Paterniti M. Love and Other Ways of Dying : Essays. Dial Press; 2015. Accessed December 8, 2019.
    • APA:
      Paterniti, M. (2015). Love and other ways of dying : essays. Dial Press. Retrieved from
    • Chicago/Turabian: Author-Date:
      Paterniti, Michael. 2015. Love and Other Ways of Dying : Essays. Dial Press.
    • Harvard:
      Paterniti, M. (2015) Love and other ways of dying : essays. Dial Press. Available at: (Accessed: 8 December 2019).
    • Harvard: Australian:
      Paterniti, M 2015, Love and other ways of dying : essays, Dial Press, viewed 8 December 2019, .
    • MLA:
      Paterniti, Michael. Love and Other Ways of Dying : Essays. Dial Press, 2015. EBSCOhost,
    • Chicago/Turabian: Humanities:
      Paterniti, Michael. Love and Other Ways of Dying : Essays. Dial Press, 2015.
    • Vancouver/ICMJE:
      Paterniti M. Love and other ways of dying : essays [Internet]. Dial Press; 2015 [cited 2019 Dec 8]. Available from:


LJ Reviews 2015 March #2

Journalist Paterniti (The Telling Room) is a frequent contributor to Esquire, GQ, and the New York Times Magazine, and it was in those heavyweight publications that these 17 essays originally saw print. The author is a practitioner of "longform" journalism, a style that is essentially just "new journalism" rebranded for an audience who prefers information served in 140-character portions. There are several reasons why Paterniti's editors give him the freedom to weave his yarns at great length; for one, he's possessed of the rare ability to craft long sentences that don't run-on. And his narratives are vehicles for rich, visual descriptions; his writing has an almost-cinematic quality that guides the reader's mental camera effortlessly through his characters' physical and psychological landscapes. Paterniti identifies closely with his subjects—often to one specific person to whom he has become attached—and they in turn kindle the obsessions that drive his journalism. Although a subtle humor abounds, Paterniti shows his greatest strength in his depictions of tragedy, as he investigates a terrible plane crash, the 2010 Haiti earthquake, and a bridge in China that is popular for suicides. Here, he dramatizes his reporting while avoiding melodrama and, somehow, conveys the terrible, angry grief that is awakened by loss. VERDICT A wide variety of places and people are given Paterniti's trademark scrutiny here, and the resulting essays are illuminating and pleasantly verbose. Because it is a collection of writing from popular press, this should have broad appeal. In particular, those who remain in unplanned withdrawal from David Foster Wallace's nonfiction should give this book a shot.—Chris Wieman, Univ. of the Sciences Libs., Philadelphia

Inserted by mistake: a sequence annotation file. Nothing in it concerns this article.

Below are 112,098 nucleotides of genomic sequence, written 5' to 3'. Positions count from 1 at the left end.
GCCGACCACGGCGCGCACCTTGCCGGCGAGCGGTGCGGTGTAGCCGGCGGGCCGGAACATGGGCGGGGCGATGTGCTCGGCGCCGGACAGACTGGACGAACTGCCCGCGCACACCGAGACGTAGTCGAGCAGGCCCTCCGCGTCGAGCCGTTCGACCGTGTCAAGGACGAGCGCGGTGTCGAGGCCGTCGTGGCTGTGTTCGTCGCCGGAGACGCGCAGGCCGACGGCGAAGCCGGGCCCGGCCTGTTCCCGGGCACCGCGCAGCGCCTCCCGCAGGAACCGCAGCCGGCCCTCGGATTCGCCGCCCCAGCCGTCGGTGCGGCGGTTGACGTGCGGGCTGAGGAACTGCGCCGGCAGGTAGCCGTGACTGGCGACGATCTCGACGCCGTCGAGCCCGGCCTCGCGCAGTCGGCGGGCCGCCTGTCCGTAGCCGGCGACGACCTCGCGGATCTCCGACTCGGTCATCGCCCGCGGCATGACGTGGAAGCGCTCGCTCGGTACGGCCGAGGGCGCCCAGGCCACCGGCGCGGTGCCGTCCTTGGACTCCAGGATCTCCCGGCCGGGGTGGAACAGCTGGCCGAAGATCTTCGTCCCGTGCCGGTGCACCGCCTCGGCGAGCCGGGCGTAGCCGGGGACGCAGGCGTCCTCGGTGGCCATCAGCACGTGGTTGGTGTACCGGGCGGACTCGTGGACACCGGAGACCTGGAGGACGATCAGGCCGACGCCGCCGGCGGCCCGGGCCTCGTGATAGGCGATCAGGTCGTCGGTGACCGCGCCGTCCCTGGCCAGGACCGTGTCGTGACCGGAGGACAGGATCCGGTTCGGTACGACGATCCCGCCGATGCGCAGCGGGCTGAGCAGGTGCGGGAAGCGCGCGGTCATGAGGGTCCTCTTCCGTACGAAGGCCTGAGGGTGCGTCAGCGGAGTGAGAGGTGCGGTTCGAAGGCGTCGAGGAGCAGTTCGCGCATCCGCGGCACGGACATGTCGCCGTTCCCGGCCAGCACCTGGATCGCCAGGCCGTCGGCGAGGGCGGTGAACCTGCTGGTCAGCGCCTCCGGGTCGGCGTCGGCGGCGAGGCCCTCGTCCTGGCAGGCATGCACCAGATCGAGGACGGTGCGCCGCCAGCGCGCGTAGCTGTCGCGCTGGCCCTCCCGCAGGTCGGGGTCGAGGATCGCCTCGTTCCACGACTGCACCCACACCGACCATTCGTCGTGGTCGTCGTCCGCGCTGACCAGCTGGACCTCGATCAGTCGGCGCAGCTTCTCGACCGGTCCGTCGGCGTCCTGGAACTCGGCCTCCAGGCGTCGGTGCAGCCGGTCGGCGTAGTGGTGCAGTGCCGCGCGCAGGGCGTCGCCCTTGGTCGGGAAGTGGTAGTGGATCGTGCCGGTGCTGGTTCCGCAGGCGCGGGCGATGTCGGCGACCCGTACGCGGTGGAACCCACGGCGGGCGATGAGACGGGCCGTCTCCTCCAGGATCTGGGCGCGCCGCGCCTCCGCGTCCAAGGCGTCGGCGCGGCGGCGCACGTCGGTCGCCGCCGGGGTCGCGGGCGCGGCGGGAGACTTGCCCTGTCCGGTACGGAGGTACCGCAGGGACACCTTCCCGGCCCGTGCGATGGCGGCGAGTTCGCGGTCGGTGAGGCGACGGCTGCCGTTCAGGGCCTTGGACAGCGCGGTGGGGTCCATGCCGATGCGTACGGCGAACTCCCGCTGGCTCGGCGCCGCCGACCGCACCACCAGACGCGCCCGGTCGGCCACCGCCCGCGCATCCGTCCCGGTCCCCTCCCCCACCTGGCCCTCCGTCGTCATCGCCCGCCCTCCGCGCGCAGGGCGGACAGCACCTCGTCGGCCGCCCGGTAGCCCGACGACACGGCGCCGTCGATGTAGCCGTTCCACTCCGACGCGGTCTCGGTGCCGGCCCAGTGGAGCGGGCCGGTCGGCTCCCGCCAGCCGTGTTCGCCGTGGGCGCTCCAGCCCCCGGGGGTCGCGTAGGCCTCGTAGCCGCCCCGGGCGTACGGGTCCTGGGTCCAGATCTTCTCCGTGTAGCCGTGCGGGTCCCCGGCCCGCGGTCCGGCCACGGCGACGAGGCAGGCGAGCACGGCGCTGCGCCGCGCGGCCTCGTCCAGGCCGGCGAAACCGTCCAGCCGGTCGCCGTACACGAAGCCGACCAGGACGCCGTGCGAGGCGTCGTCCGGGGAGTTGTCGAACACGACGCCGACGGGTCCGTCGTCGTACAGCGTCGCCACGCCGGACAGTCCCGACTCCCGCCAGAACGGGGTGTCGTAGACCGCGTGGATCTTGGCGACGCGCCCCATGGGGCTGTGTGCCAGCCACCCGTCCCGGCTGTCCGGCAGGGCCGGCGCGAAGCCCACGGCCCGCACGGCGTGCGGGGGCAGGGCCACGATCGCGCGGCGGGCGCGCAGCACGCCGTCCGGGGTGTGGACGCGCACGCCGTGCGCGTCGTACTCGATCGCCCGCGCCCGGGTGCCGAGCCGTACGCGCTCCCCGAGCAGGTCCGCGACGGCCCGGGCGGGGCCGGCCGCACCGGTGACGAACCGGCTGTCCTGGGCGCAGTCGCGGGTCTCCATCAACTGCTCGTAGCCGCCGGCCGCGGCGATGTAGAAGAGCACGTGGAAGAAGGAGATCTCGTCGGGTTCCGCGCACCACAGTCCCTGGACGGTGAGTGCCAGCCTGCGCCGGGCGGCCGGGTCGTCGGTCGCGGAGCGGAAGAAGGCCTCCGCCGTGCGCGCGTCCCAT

[Page 104]. (c) Copyright 2014. Library Journals LLC, a wholly owned subsidiary of Media Source, Inc. No redistribution permitted.

PW Reviews 2015 January #2

Readers familiar with Paterniti's Driving Mr. Albert and The Telling Room know just how quirky his storytelling can be. Fans of solid narrative nonfiction will appreciate the breadth of subject matter and depth of reporting evident in his latest collection, which pulls together 17 pieces previously published in such venues as the New York Times Magazine and National Geographic. Throughout, he manages to inject his own personality without straying too far from the topic at hand. "The Accident," for example, recalls a decades-ago car crash in his hometown that killed a childhood friend. Paterniti recognizes the perspective that distance, both physical and metaphorical, can afford: "We were teenagers then. We knew everything—and nothing. What we lacked was context, wisdom, time on earth... some of which we have now." "The House that Thurman Munson Built" celebrates an early hero of his, a catcher for the New York Yankees in the 1970s. Other selections visit China ("The Suicide Catcher") and Cambodia ("Never Forget"). Still others deal with the fundamentals of eating. "He Might Just Be a Prophet" and "The Last Meal" focus on Ferran Adria's El Bulli restaurant and cancer-stricken former French president Francois Mitterrand's final repast, respectively. Whether writing about tragedy, sports, politics, or food, Paterniti effectively creates vivid worlds. He transports his audience, managing to simultaneously entertain and enlighten. (Mar.)

[Page ]. Copyright 2014 PWxyz LLC